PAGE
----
MANILA, June 3 (UPI) — The Philippines government has released guidelines for renewable energy projects to be considered for feed-in-tariffs as part of the country’s target to triple renewable energy capacity by 2030 to at least 15,000 megawatts of installed capacity.
The Department of Energy’s long-awaited policy, the Philippine Daily Inquirer reported Monday, requires 80 percent of the facility be built before applying for the FIT, after which the FIT could still be denied.
While the Philippines’ Energy Regulatory Commission approved the FIT rates last July, delays in the deployment of the scheme, critics said, risked discouraging investment in renewable energy.
Power generation in the Philippines is still dominated by coal, at 37 percent, and natural gas, at 30 percent, and the government continues to move forward with more coal-fired plants.
“Despite the passage of the Renewable Energy Law in 2008, the DOE has been approving coal-fired power plants left and right, further stalling the development and mainstreaming of renewable energy systems in the country,” Greenpeace Climate and Energy Campaigner Anna Abad told Inter Press Service.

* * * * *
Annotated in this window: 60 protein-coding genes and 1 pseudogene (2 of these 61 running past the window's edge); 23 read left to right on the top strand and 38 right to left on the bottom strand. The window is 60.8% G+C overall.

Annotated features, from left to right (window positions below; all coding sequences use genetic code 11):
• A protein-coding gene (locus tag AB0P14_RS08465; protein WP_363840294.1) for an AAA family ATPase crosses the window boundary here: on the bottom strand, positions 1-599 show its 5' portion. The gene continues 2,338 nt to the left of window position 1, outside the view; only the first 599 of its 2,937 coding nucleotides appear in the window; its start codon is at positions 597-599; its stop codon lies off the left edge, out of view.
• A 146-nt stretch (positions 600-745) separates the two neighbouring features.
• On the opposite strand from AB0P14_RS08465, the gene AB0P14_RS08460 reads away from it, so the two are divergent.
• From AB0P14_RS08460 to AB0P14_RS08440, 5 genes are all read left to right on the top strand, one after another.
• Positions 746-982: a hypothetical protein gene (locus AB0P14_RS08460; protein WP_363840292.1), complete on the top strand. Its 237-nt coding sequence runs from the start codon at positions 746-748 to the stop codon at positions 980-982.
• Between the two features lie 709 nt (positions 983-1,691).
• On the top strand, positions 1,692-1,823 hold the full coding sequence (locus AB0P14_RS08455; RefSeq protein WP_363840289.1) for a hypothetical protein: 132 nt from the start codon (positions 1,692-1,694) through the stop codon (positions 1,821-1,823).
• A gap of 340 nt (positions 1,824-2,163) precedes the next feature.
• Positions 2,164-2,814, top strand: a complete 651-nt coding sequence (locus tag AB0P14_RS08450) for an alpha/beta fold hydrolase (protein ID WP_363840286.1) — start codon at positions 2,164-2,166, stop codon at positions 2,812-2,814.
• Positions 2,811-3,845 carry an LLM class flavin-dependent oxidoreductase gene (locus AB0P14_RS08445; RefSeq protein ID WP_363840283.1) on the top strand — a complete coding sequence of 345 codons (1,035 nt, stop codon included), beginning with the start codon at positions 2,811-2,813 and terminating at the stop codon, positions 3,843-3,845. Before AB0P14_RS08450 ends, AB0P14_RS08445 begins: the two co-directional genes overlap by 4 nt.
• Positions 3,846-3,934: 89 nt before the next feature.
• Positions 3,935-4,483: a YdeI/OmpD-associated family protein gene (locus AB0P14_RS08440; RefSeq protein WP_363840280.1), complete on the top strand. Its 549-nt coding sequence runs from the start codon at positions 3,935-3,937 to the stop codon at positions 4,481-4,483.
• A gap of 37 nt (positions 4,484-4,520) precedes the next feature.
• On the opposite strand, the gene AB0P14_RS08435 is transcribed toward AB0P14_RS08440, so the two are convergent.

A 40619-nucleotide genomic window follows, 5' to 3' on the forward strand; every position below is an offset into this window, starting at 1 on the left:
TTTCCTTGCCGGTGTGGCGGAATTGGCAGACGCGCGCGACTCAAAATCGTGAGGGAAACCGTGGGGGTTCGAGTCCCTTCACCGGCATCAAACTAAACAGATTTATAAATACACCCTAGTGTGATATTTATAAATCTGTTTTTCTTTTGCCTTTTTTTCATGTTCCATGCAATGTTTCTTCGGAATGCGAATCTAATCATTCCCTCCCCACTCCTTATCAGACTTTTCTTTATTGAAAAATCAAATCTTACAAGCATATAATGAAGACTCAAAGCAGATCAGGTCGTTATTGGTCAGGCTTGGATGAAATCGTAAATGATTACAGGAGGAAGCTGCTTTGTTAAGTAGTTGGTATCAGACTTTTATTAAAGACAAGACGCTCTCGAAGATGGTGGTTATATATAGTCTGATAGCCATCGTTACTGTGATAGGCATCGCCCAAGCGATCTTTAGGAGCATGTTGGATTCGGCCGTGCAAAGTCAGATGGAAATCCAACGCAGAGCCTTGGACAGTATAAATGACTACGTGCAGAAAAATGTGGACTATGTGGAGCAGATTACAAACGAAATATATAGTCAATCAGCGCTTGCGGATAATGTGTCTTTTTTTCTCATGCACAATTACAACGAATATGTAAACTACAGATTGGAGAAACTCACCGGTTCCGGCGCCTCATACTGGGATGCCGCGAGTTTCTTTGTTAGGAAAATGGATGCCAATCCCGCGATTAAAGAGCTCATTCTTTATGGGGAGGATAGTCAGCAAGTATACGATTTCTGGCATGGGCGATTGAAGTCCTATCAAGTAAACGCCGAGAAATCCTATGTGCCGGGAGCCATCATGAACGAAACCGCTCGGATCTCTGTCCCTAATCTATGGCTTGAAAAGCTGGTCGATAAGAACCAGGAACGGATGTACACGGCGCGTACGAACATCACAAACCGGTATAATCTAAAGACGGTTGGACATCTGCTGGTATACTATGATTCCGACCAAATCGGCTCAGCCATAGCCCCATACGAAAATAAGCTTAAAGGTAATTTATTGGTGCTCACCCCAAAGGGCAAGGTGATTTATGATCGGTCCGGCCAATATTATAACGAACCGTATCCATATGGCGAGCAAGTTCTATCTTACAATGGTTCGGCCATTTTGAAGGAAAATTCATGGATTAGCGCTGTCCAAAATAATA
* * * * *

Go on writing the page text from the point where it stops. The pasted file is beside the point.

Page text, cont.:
A January Greenpeace report, “Green is Gold,” indicates that in addition to the country’s 10 existing coal-fired plants, 23 more are in the pipeline, at least three of which are slated for urban areas.
Those plants, once operational, will “edge out any potential for renewable energy and … lock the country into use of dirty energy for the next three to four decades,” Abad says.
Meanwhile, of the country’s population of 94 million people, 3 million households don’t have access to electricity and power outages are frequent. Electricity demand is expected to grow by 4 percent annually through 2015, fueled by economic growth.
A Japanese External Trade Organization survey released in 2011 states Manila’s electric rates were 23 cents per kilowatt-hour, even higher than Tokyo and Singapore’s rates of about 20 cents per kilowatt-hour.
Geothermal and hydropower account for most of the Philippine’s renewable energy. Solar power remains largely untapped, and there’s just one 33-megawatt commercial wind farm near Bangui Bay in Ilocos Norte, managed by North Wind Power Development Corp.
But Mario Marasigan, who heads up renewable energy in the Philippine’s Department of Energy said there are two solar projects, three wind firms and several hydropower plants now in the pipeline.
“While prices for fossil fuels and diesel will only escalate in the coming years, prices for renewable energy will be pegged at the same rate for the next 20 years,” Marasigan said.
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